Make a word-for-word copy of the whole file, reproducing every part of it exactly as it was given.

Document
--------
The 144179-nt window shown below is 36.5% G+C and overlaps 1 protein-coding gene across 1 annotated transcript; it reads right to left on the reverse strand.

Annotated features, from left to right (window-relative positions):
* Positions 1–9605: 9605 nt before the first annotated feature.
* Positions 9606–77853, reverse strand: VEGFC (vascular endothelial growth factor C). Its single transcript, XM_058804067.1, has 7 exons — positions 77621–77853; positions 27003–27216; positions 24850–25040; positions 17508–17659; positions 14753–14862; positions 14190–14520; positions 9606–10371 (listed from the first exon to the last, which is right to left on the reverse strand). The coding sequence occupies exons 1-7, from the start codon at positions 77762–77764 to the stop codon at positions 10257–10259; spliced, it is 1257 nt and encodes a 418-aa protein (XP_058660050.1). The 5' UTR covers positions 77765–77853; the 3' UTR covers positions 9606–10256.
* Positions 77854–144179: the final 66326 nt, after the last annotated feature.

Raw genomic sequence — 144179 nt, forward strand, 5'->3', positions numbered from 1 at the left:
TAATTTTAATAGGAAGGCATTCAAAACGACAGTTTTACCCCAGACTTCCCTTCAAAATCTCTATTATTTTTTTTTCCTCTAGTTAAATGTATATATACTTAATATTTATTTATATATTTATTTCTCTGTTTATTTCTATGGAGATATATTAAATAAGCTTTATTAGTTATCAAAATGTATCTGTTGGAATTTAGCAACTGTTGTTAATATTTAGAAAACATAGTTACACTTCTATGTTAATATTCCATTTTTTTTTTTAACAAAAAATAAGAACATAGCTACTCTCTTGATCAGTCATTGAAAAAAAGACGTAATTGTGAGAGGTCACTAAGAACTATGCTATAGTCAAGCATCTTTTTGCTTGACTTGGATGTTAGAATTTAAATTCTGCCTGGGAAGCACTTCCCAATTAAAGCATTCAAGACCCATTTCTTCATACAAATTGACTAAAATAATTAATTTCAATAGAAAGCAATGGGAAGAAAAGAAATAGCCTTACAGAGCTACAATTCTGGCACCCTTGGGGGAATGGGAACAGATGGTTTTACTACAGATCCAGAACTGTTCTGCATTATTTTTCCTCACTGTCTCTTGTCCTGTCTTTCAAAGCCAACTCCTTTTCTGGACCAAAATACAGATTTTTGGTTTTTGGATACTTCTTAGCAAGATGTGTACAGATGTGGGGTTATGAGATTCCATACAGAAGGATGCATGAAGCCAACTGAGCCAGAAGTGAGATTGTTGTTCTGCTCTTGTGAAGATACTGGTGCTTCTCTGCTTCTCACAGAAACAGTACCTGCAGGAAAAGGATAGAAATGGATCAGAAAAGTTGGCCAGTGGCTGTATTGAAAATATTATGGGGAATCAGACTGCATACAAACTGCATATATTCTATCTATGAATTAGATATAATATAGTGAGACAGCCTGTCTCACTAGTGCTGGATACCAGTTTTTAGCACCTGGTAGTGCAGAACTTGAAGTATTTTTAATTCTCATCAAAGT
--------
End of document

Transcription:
The 144179-nt window shown below is 36.5% G+C and overlaps 1 protein-coding gene across 1 annotated transcript; it reads right to left on the reverse strand.

Annotated features, from left to right (window-relative positions):
* Positions 1–9605: 9605 nt before the first annotated feature.
* Positions 9606–77853, reverse strand: VEGFC (vascular endothelial growth factor C). Its single transcript, XM_058804067.1, has 7 exons — positions 77621–77853; positions 27003–27216; positions 24850–25040; positions 17508–17659; positions 14753–14862; positions 14190–14520; positions 9606–10371 (listed from the first exon to the last, which is right to left on the reverse strand). The coding sequence occupies exons 1-7, from the start codon at positions 77762–77764 to the stop codon at positions 10257–10259; spliced, it is 1257 nt and encodes a 418-aa protein (XP_058660050.1). The 5' UTR covers positions 77765–77853; the 3' UTR covers positions 9606–10256.
* Positions 77854–144179: the final 66326 nt, after the last annotated feature.

Raw genomic sequence — 144179 nt, forward strand, 5'->3', positions numbered from 1 at the left:
TAATTTTAATAGGAAGGCATTCAAAACGACAGTTTTACCCCAGACTTCCCTTCAAAATCTCTATTATTTTTTTTTCCTCTAGTTAAATGTATATATACTTAATATTTATTTATATATTTATTTCTCTGTTTATTTCTATGGAGATATATTAAATAAGCTTTATTAGTTATCAAAATGTATCTGTTGGAATTTAGCAACTGTTGTTAATATTTAGAAAACATAGTTACACTTCTATGTTAATATTCCATTTTTTTTTTTAACAAAAAATAAGAACATAGCTACTCTCTTGATCAGTCATTGAAAAAAAGACGTAATTGTGAGAGGTCACTAAGAACTATGCTATAGTCAAGCATCTTTTTGCTTGACTTGGATGTTAGAATTTAAATTCTGCCTGGGAAGCACTTCCCAATTAAAGCATTCAAGACCCATTTCTTCATACAAATTGACTAAAATAATTAATTTCAATAGAAAGCAATGGGAAGAAAAGAAATAGCCTTACAGAGCTACAATTCTGGCACCCTTGGGGGAATGGGAACAGATGGTTTTACTACAGATCCAGAACTGTTCTGCATTATTTTTCCTCACTGTCTCTTGTCCTGTCTTTCAAAGCCAACTCCTTTTCTGGACCAAAATACAGATTTTTGGTTTTTGGATACTTCTTAGCAAGATGTGTACAGATGTGGGGTTATGAGATTCCATACAGAAGGATGCATGAAGCCAACTGAGCCAGAAGTGAGATTGTTGTTCTGCTCTTGTGAAGATACTGGTGCTTCTCTGCTTCTCACAGAAACAGTACCTGCAGGAAAAGGATAGAAATGGATCAGAAAAGTTGGCCAGTGGCTGTATTGAAAATATTATGGGGAATCAGACTGCATACAAACTGCATATATTCTATCTATGAATTAGATATAATATAGTGAGACAGCCTGTCTCACTAGTGCTGGATACCAGTTTTTAGCACCTGGTAGTGCAGAACTTGAAGTATTTTTAATTCTCATCAAAGT